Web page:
Cultivate blueberries for three-season beauty

December 20, 2008


Scripps Howard News Service

Blueberries are the hottest food-bearing plant on the market due to antioxidant content and sky-high grocery-store prices. In recent decades, breeding has resulted in dozens of varieties that extend the blueberry climate limitations to include the far north and far south. There is a huge range of sizes, from rangy shrubs to squat 2-foot-tall dwarfs. Plus, early- to late-yielding varieties extend the harvest season from weeks to months.

Because blueberries are upright, long-lived shrubs, you can plant a hedge of them that is both functional and productive. Hedges also give you access to both sides of each plant for more convenient harvest. The hedge offers seasonal change, with beautiful white urn-shaped flowers in the spring, fruit in summer and bright red leaf color in the fall.

Hedges allow you to combine blueberries that bloom early with those that flower midseason and with late varieties. Grouping plants also assists in cross-pollination, because not all blueberries are self-fertile. Those that are not self-fertile will require a second variety nearby that flowers at the same time. Before you buy a blueberry shrub, be sure to inquire if it needs a pollinator and whether that plant is available. If it is not in stock, try to stick with self-fertile forms.


Blueberries ask only for acidic PH soil, which is often found in regions of high rainfall such as the Pacific Northwest. These soil conditions are often present in forest environments, and homesites once covered by trees may prove ideal for the shrubs. The second requirement is well-drained soil, because blueberries will not stand for a saturated root zone. Planting on sloping ground can aid in improving drainage.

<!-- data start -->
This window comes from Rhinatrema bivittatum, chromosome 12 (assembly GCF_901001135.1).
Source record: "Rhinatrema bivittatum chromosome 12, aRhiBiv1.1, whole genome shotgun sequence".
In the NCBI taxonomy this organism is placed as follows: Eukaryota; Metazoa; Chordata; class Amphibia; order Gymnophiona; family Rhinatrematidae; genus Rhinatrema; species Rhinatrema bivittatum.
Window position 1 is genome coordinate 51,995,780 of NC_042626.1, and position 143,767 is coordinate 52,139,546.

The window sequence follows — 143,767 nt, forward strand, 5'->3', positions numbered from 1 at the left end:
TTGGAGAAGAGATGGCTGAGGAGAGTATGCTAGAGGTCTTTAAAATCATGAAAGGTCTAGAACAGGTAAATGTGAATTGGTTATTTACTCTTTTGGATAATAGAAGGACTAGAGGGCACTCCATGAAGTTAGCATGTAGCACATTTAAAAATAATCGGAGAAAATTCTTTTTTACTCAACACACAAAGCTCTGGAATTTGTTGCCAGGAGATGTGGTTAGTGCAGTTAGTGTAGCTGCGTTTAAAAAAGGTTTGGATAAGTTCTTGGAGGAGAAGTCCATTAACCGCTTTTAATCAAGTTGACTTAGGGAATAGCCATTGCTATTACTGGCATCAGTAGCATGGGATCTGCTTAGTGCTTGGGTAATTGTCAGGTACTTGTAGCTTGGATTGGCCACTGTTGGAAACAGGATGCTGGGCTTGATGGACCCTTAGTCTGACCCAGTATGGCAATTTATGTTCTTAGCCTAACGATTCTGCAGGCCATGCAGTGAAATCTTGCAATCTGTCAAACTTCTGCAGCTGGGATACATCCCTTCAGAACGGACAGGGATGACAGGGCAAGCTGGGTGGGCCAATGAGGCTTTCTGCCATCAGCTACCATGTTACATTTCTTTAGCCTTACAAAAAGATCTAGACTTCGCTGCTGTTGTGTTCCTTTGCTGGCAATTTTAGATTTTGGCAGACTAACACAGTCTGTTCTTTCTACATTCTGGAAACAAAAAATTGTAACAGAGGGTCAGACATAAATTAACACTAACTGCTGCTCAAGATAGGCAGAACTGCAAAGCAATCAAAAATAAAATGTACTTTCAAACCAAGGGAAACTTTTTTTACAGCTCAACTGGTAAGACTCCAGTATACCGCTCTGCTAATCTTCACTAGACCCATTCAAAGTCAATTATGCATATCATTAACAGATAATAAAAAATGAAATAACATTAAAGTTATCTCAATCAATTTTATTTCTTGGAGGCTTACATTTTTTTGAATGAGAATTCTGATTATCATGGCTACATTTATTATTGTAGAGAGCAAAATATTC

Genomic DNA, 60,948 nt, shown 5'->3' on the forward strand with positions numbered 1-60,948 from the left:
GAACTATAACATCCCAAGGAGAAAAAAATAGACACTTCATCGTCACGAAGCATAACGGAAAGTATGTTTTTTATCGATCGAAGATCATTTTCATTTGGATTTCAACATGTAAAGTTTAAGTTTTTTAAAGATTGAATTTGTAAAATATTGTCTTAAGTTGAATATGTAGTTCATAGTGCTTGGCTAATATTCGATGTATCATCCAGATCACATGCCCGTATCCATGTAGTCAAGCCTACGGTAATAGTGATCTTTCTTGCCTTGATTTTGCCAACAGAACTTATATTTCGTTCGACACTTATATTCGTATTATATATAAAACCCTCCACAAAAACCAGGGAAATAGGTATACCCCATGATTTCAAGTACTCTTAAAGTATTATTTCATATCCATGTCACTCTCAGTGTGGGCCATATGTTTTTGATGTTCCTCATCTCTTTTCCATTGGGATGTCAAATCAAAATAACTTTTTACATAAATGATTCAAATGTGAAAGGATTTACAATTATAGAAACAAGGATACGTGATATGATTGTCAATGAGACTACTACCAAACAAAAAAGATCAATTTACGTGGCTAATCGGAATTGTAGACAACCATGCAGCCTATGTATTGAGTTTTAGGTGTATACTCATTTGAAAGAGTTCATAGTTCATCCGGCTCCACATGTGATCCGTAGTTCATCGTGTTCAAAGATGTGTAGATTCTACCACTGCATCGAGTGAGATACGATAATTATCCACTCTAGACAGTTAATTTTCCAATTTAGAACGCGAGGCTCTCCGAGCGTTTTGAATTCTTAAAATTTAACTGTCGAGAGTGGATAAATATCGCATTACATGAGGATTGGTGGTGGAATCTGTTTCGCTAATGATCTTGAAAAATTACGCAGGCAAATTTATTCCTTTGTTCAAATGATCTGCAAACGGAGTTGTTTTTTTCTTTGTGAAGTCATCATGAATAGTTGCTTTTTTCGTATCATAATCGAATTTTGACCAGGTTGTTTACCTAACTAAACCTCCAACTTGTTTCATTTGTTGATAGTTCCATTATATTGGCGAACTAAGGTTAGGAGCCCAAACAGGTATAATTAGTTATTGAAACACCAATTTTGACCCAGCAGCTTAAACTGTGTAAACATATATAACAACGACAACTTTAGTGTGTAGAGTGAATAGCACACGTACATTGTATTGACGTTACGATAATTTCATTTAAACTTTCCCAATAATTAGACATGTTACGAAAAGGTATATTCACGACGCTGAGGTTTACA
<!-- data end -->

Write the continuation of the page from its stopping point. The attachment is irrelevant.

Blueberries root like other plants of the heath family such as rhododendrons. Their roots spread widely at the surface of the soil to feed off the layer of decaying organic matter. If you cultivate the soil around the base of a blueberry, you will damage these surface roots, which can seriously damage the health of the plant. Because blueberries prefer even moisture in the root zone, mulching is recommended. Mulch also protects the roots from summer heat by shading the sensitive surface roots from direct sun. Similarly, if there is a winter cold snap and the soil surface freezes, the mulch will insulate the roots from frost damage. When spreading acidic mulches such as pine needles, be sure to keep it at least an inch or two away from the base of the trunk to prevent crown rot.

Keep in mind that the blueberry is a woody shrub, which makes it difficult to ship larger plants in the mail. Blueberries are regionally specific, with some doing better in the warm South and others tailored for the North. For this reason, the best place to get started with blueberries is at a local garden center. The centers know exactly what varieties are best suited to your climate, what plants need pollinators, what pollinators are best and whether you can grow early-season bloomers where you live.

With a container-grown shrub, you can buy good-sized plants that bloom and bear very well. Buying from a mail-order catalog limits size and root ball to what can be shipped easily. Plus, there's less locally specific guidance than when you buy from a garden center.

America is just catching on to the fact that you don't have to live in the cool, moist North to cultivate this exorbitantly priced delicacy. Whether you're in Florida, Oklahoma or California, when it comes time to landscape, don't underestimate the value of the modern highbred blueberry.

The Herald-Mail Articles